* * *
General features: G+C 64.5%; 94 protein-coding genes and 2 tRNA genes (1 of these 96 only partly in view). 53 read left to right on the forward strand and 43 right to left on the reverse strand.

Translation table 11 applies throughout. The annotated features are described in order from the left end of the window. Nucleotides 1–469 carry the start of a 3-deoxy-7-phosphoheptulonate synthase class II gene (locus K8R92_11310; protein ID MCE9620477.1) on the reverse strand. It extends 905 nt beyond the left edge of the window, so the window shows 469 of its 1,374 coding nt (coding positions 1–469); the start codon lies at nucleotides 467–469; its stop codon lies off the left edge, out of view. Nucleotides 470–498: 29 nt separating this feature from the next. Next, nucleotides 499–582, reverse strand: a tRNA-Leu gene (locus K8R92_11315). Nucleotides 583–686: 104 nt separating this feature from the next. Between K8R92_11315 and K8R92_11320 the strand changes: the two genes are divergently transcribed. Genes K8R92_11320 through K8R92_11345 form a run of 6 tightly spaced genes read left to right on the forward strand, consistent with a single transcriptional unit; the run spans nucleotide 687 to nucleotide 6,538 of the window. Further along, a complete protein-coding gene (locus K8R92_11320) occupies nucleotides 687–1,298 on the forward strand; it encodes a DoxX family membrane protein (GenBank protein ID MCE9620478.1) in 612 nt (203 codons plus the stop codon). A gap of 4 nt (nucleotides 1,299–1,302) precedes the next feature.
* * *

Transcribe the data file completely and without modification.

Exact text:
General features: G+C 64.5%; 94 protein-coding genes and 2 tRNA genes (1 of these 96 only partly in view). 53 read left to right on the forward strand and 43 right to left on the reverse strand.

Translation table 11 applies throughout. The annotated features are described in order from the left end of the window. Nucleotides 1–469 carry the start of a 3-deoxy-7-phosphoheptulonate synthase class II gene (locus K8R92_11310; protein ID MCE9620477.1) on the reverse strand. It extends 905 nt beyond the left edge of the window, so the window shows 469 of its 1,374 coding nt (coding positions 1–469); the start codon lies at nucleotides 467–469; its stop codon lies off the left edge, out of view. Nucleotides 470–498: 29 nt separating this feature from the next. Next, nucleotides 499–582, reverse strand: a tRNA-Leu gene (locus K8R92_11315). Nucleotides 583–686: 104 nt separating this feature from the next. Between K8R92_11315 and K8R92_11320 the strand changes: the two genes are divergently transcribed. Genes K8R92_11320 through K8R92_11345 form a run of 6 tightly spaced genes read left to right on the forward strand, consistent with a single transcriptional unit; the run spans nucleotide 687 to nucleotide 6,538 of the window. Further along, a complete protein-coding gene (locus K8R92_11320) occupies nucleotides 687–1,298 on the forward strand; it encodes a DoxX family membrane protein (GenBank protein ID MCE9620478.1) in 612 nt (203 codons plus the stop codon). A gap of 4 nt (nucleotides 1,299–1,302) precedes the next feature.